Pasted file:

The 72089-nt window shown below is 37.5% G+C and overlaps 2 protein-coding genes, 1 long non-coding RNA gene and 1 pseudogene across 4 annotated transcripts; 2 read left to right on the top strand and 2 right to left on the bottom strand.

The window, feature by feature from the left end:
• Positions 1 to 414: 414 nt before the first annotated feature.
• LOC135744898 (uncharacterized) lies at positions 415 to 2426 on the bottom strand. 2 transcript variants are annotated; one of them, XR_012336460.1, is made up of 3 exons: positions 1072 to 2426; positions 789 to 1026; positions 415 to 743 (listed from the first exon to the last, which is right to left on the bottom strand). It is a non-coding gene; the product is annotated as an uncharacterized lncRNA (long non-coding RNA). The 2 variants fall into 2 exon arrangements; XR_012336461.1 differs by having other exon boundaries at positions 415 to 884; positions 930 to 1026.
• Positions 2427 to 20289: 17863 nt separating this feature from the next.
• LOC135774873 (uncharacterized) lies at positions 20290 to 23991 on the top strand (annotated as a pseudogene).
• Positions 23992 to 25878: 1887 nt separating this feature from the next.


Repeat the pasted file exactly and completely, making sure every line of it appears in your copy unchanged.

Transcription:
The 72089-nt window shown below is 37.5% G+C and overlaps 2 protein-coding genes, 1 long non-coding RNA gene and 1 pseudogene across 4 annotated transcripts; 2 read left to right on the top strand and 2 right to left on the bottom strand.

The window, feature by feature from the left end:
• Positions 1 to 414: 414 nt before the first annotated feature.
• LOC135744898 (uncharacterized) lies at positions 415 to 2426 on the bottom strand. 2 transcript variants are annotated; one of them, XR_012336460.1, is made up of 3 exons: positions 1072 to 2426; positions 789 to 1026; positions 415 to 743 (listed from the first exon to the last, which is right to left on the bottom strand). It is a non-coding gene; the product is annotated as an uncharacterized lncRNA (long non-coding RNA). The 2 variants fall into 2 exon arrangements; XR_012336461.1 differs by having other exon boundaries at positions 415 to 884; positions 930 to 1026.
• Positions 2427 to 20289: 17863 nt separating this feature from the next.
• LOC135774873 (uncharacterized) lies at positions 20290 to 23991 on the top strand (annotated as a pseudogene).
• Positions 23992 to 25878: 1887 nt separating this feature from the next.